October 6, 2022

Raven Tribune

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Demo on unpaid wages: Qatar arrests dozens of workers

Status: 08/22/2022 11:11 am

More than 60 guest workers were arrested in Qatar just months before the start of the World Cup football tournament. They protested because they had not received their salaries for several months. Some of those arrested have been deported from abroad.

Three months before the start of the World Cup soccer tournament, host country Qatar arrested at least 60 foreign workers who protested unpaid wages. Equidem Research, a consultancy, said some of those arrested have been released.

The arrests cast doubt on Qatar’s pledge to improve the treatment of the country’s many foreign workers, Chief Executive Musutafa Qadri said.

According to the Associated Press, the Arab country’s government said scores of demonstrators were arrested for violating public security laws. No further information about the arrests or deportations has been made public.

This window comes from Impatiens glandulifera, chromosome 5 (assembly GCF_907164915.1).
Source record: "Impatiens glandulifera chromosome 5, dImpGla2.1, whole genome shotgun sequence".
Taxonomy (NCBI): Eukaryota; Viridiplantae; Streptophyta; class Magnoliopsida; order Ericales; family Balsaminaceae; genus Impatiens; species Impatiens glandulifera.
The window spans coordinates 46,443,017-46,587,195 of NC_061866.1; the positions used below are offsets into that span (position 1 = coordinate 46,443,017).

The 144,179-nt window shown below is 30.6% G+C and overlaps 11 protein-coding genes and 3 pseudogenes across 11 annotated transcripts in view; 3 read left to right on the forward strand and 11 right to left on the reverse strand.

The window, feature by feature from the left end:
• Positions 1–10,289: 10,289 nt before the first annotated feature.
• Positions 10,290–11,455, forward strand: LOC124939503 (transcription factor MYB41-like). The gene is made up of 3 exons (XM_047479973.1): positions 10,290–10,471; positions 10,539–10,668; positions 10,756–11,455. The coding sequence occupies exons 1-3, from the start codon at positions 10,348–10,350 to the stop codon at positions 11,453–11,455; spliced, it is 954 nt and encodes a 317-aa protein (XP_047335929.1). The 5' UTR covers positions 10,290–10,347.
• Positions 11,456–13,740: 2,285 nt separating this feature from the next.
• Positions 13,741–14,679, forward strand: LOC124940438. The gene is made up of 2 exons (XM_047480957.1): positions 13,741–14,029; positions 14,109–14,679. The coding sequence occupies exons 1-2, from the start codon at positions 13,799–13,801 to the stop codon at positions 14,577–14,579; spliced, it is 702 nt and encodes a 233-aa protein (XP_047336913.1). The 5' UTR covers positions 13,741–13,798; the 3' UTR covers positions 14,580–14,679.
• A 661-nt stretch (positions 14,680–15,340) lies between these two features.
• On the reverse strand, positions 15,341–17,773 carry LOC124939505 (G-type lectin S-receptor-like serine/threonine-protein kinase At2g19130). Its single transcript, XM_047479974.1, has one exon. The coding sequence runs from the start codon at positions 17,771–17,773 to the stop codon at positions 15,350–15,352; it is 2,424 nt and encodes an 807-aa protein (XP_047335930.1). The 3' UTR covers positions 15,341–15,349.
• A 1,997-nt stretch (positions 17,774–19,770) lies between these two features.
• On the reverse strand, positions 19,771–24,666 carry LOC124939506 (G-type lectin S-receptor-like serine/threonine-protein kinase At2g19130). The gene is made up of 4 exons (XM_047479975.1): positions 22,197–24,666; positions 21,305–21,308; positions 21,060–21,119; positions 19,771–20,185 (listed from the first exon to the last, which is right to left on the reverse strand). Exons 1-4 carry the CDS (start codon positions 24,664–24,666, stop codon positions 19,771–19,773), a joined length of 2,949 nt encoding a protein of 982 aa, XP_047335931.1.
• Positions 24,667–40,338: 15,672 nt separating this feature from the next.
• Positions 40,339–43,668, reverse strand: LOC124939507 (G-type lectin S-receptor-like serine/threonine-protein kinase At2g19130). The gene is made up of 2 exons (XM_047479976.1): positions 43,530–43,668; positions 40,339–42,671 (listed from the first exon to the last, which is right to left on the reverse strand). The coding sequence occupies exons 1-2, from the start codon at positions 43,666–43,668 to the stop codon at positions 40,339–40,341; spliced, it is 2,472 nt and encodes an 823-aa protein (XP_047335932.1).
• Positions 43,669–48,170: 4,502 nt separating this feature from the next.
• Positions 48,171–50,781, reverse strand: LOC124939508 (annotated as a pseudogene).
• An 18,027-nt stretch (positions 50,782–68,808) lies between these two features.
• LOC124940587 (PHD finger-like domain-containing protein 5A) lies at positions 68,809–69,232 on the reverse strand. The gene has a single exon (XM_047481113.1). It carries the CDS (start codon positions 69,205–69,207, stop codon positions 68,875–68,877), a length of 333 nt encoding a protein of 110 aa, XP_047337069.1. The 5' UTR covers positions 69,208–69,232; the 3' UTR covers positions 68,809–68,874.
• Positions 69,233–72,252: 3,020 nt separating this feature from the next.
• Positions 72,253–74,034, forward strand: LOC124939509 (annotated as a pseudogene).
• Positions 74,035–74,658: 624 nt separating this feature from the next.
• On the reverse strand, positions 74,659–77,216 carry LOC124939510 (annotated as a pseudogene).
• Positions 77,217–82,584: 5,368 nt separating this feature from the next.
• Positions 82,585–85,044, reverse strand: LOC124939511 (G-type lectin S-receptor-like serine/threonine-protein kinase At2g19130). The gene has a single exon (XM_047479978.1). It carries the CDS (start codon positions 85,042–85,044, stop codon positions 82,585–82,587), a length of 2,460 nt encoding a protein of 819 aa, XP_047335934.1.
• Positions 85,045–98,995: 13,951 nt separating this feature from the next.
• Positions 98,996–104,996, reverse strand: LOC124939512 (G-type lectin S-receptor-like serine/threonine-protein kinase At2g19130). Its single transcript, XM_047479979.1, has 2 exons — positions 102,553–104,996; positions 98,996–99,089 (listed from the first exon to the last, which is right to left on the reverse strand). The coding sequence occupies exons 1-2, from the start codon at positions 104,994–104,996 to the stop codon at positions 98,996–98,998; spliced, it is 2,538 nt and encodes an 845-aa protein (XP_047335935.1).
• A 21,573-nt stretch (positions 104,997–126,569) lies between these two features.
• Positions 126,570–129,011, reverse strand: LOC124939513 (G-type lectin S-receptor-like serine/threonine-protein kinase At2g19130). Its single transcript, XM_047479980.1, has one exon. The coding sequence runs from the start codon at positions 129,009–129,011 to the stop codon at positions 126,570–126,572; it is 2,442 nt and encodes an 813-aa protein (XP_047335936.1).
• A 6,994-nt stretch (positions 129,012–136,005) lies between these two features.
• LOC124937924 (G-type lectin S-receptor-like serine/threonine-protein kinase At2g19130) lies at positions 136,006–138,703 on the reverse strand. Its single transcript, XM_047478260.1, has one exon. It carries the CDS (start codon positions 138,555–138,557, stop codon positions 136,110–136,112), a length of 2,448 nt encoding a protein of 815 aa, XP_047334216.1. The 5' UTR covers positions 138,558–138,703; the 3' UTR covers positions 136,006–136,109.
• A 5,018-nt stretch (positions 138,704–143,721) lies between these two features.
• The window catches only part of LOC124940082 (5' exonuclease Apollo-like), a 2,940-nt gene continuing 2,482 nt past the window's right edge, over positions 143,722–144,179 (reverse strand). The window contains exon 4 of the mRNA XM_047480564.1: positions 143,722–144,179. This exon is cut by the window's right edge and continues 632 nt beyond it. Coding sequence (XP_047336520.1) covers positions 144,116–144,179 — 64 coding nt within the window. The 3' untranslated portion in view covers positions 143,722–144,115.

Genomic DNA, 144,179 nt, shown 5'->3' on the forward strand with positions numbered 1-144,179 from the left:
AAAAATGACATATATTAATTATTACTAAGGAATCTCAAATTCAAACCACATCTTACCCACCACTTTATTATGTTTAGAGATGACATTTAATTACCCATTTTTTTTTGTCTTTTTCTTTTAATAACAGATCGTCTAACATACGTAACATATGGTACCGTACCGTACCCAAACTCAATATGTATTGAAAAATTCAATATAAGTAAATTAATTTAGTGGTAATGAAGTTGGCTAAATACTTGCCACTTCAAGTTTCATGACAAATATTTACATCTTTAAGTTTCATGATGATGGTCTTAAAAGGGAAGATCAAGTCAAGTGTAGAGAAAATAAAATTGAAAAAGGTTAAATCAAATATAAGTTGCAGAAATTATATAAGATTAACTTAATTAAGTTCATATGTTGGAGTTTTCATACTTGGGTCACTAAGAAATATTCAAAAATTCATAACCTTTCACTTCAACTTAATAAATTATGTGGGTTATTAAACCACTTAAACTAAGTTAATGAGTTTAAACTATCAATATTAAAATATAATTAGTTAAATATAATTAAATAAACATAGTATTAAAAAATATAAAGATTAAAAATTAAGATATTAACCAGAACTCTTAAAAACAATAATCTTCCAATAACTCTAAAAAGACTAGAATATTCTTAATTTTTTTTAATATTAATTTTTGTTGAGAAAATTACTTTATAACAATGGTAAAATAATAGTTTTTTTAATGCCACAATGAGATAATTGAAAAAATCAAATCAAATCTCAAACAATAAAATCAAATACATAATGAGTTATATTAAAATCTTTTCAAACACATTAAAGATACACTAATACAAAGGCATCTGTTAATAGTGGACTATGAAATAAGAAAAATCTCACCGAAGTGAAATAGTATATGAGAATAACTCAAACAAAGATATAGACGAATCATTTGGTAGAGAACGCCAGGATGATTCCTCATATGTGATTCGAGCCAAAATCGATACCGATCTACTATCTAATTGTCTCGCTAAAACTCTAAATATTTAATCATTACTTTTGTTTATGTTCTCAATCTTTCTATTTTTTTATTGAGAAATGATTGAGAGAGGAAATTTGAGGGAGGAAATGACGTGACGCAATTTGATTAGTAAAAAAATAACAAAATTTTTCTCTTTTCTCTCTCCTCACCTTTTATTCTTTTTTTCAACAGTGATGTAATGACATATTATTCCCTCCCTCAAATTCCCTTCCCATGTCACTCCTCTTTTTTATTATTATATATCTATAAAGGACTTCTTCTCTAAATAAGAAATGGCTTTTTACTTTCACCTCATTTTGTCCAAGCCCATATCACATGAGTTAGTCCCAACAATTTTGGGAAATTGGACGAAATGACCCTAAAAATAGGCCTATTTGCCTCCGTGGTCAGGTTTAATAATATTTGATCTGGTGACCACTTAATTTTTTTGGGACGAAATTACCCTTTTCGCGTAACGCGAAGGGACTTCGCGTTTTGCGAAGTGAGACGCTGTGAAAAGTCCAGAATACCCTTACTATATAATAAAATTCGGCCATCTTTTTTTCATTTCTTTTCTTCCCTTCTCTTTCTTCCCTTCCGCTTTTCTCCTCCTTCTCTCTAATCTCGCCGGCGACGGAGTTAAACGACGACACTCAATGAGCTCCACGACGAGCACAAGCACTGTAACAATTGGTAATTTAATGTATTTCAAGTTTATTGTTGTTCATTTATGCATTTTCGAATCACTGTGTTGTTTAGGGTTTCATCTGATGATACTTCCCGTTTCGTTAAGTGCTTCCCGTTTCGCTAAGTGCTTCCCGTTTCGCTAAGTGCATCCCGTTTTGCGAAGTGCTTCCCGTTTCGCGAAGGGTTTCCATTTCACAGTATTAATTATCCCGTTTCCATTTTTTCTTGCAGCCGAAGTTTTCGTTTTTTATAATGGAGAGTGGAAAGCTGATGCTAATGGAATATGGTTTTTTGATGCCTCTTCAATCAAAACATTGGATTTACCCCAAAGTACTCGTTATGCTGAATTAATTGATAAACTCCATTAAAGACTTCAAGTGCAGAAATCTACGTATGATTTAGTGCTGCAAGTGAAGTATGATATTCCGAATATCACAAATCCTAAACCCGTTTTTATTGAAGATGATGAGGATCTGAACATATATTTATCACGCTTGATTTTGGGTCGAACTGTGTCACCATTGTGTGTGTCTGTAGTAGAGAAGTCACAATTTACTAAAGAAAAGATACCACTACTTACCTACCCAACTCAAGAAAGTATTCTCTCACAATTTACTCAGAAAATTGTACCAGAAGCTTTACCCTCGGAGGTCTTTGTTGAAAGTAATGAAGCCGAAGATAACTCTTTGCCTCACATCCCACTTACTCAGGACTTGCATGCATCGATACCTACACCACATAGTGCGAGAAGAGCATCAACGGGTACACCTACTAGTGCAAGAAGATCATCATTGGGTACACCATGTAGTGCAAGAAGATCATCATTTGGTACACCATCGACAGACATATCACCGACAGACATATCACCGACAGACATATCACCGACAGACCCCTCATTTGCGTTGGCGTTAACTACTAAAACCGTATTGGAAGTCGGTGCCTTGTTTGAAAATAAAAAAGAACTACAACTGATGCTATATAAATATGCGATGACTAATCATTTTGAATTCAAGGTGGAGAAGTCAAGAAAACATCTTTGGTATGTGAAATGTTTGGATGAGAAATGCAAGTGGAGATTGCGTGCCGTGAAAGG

Demo in front of employer offices

Video footage posted online shows around 60 participants in a protest on August 14 outside the Doha offices of Al Bandari International Group, a conglomerate that includes construction, real estate, hotels, restaurants and other businesses. According to Equidem, some of the demonstrators have not been paid for seven months.

The Qatari government said the company did not actually pay the wages. The Department of Labor will now take action and make all failed payments.

The emirate in the Persian Gulf is always in the headlines for its exploitation of migrants. Nearly 90 percent of Qatar’s 2.5 million people are expatriates, most of them from poorer countries such as Bangladesh, Nepal or India. Almost half of them work on construction sites, many of them related to the World Cup.

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Thousands of guest workers died

British newspaper The Guardian reported last year that 6,500 foreign workers had died since Emirates was awarded the contract to host the World Cup in 2010.

Qatar introduced a reform plan in 2020 to improve working conditions for expatriates. For example, the so-called kafala employment system, which allowed employers to decide, among other things, whether workers were allowed to leave the country, was repealed.

The country also introduced a monthly minimum wage of 1,000 riyals ($300). However, critics complain that the promises have only been partially implemented. Foreign workers needed more support, especially in the pending wage dispute.